These posts address topics relating to the religious faith Judaism and my Jewish identity.

New & Noteworthy: legacies of struggle, words from Hedy Epstien & Angela Davis

This short post shares interviews from two women–Hedy Epstein and Angela Davis–each speaking about the interconnections among different struggles for justice and equity.

The first clip is Democracy Now! Journalist Amy Goldman’s interview with Hedy Epstein, the newly famous 90-year-old Holocaust survivor arrested in St. Louis during a protest demanding justice for Mike Brown’s death. When Amy questioned Hedy about the arrest, and asked “what keeps her going?” Hedy responded that because of her experience being oppressed, she must act “because anyone who stands idly by becomes complicit.”

1. Democracy Now! “Stop the Violence from Ferguson to Gaza: 90-Year-Old Holocaust Survivor Arrested in St. Louis.” August 20, 2014. http://www.democracynow.org/2014/8/20/stop_the_violence_from_ferguson_to

The second clip comes from a speech Angela Davis gave when she was honored by the UK-based anti-poverty organization War on Want. Among the topics she addressed was the passing of Nelson Mandela, and how “Mandela urged us to see connections in freedom struggles” to find solidarity among the people of South Africa, the American South, Vietnam, and Latin America. She also commented that we are living in the legacies of these struggles, and quotes Mandela directly: “We know too well that our freedom is incomplete without the freedom of the Palestinians.”

2. Colorlines. “Angela Davis on Palestine and the Prison Industrial Complex.” July 22, 2014. http://colorlines.com/archives/2014/07/angela_davis_on_palestine_and_the_prison_industrial_complex.html


Commemorating genocide through art, museum and memory

During my recent trips to Guatemala and Israel, I had the opportunity to visit two very distinct museums that commemorated two different genocides. The museum in the collective farming community of Sant’Anita La Union honors the guerrillas who fought in Guatemala’s 36 year Internal Armed Conflict (from 1960-1996), in which approximately 200,000 Guatemalans were killed.  Yad Vashem, located in Jerusalem, commemorates the Shoah or Holocaust (from 1933-1945) in which 6 million Jews perished.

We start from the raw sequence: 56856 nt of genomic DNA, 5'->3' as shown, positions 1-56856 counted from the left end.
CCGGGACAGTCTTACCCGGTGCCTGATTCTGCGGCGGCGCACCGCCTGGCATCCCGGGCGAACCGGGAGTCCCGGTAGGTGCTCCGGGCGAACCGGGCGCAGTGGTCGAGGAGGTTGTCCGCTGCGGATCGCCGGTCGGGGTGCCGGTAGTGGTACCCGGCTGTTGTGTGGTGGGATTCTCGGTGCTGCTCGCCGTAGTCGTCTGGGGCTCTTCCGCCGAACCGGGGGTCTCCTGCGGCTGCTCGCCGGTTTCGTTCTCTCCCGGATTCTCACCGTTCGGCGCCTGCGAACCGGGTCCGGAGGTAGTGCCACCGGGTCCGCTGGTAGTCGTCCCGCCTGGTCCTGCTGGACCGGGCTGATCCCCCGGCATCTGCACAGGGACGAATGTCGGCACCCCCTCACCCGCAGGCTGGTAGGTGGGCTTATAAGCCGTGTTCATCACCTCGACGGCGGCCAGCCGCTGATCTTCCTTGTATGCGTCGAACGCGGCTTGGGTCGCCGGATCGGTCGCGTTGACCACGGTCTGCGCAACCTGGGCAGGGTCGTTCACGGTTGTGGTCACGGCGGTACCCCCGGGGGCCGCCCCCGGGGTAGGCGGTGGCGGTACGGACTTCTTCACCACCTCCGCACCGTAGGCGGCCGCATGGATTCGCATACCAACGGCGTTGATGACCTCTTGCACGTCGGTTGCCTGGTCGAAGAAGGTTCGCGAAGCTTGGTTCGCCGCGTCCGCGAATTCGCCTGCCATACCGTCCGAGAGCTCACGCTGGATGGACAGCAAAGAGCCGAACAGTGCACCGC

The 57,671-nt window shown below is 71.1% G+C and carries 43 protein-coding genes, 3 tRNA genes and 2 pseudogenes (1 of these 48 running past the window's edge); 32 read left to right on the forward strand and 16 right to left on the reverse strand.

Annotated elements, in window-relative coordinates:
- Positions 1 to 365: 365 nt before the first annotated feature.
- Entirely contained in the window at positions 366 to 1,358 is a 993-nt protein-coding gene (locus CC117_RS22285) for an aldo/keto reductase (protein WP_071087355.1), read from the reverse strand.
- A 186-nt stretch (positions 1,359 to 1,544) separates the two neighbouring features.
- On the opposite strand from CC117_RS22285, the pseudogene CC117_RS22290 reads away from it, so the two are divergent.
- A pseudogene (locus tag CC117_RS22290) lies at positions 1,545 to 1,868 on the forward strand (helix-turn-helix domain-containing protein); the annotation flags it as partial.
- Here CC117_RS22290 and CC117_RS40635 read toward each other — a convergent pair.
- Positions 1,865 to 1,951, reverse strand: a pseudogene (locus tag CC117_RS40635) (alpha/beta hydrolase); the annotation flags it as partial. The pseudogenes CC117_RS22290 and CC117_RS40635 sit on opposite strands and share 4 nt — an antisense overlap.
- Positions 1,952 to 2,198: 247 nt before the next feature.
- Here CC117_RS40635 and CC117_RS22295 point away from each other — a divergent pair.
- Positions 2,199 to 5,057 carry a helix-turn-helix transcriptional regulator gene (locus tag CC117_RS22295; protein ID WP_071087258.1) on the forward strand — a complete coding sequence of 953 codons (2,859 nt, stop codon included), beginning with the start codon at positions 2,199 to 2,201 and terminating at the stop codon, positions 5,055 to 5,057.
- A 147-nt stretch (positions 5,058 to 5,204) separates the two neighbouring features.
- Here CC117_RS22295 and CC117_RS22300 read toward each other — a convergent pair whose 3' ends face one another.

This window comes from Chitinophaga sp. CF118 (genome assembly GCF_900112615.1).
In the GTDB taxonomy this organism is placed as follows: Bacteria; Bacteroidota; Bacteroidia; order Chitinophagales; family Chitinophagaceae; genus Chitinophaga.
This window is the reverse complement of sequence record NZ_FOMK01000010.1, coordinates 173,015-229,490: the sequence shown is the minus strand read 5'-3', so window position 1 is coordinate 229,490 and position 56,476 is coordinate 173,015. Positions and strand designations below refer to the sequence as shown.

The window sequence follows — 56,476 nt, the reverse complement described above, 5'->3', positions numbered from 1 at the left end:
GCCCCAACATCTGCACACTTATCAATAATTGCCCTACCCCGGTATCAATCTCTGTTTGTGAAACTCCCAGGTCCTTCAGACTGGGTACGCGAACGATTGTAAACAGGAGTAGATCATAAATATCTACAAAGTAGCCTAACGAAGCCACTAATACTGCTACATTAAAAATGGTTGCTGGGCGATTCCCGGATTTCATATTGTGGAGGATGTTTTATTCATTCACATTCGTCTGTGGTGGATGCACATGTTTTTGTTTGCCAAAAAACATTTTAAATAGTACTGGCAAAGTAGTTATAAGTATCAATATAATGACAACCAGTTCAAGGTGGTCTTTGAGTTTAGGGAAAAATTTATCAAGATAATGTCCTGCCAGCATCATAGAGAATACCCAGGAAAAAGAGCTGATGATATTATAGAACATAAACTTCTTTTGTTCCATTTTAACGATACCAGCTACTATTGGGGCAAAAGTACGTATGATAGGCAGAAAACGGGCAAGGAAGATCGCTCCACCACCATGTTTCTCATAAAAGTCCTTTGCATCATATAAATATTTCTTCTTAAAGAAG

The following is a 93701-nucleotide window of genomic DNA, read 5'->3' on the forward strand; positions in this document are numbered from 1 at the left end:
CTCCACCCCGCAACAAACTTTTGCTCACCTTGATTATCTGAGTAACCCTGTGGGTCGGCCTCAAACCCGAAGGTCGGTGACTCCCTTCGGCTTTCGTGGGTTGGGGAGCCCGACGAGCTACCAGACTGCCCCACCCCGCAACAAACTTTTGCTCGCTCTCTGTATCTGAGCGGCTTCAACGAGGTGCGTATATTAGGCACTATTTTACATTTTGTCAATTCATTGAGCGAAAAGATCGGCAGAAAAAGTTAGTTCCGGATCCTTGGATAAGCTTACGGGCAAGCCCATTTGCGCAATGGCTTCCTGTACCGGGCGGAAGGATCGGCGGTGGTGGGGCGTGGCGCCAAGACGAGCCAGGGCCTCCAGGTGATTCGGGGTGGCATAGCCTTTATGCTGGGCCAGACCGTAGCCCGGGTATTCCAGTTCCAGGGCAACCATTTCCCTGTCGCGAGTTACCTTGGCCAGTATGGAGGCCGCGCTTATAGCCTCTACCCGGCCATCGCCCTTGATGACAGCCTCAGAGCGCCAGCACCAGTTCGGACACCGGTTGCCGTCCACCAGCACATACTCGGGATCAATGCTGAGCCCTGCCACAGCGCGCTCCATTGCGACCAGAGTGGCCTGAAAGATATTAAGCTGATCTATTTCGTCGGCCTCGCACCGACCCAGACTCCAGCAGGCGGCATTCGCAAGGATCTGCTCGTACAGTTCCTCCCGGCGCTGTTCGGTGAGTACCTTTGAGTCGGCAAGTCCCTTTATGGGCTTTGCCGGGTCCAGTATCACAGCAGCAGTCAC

Visiting both museums led me to reflect on these devastating genocides, and ways that the two cultures memorialized such profound losses. The contrast of Sant’Anita and Yad Vashem had been percolating in my mind for a while, but emerged to the forefront following my recent participation in an activist art project called “One Million Bones,” which convened people to array one million paper-mache and cardboard bones on the lawn of the National Mall as a tribute to past and present genocide victims and survivors around the world.

I joined the Guatemala Human Rights Commission in placing bones to honor the Guatemalan victims killed in the Ixil Triangle region. I was surprised at how moved I felt placing the bones–which were made of cardboard, gauze, and paper mache–on the National Mall lawn.  Some bones were painted in rainbow colors and others were inscribed with messages such as: “stay strong” and “rest in peace” yet despite their cartoonish appearance, I felt overwhelmingly sad reading the names of the Ixiles as I placed one bone at a time in honor of each victim. Placing the bones on the National Capitol Lawn also felt like a complex gesture–acknowledging the United State’s past role in funding the Guatemalan military during the genocide, and asking the United States to pay attention now to Guatemala’s pursuit of justice in the genocide trial of Efrain Rios Montt, the dictator in power when the massacres in the Ixil Triangle occurred.

This photography by Teru Kuwayama shows the One Million bones displayed on the National Mall Lawn as a tribute to genocide survivors past and present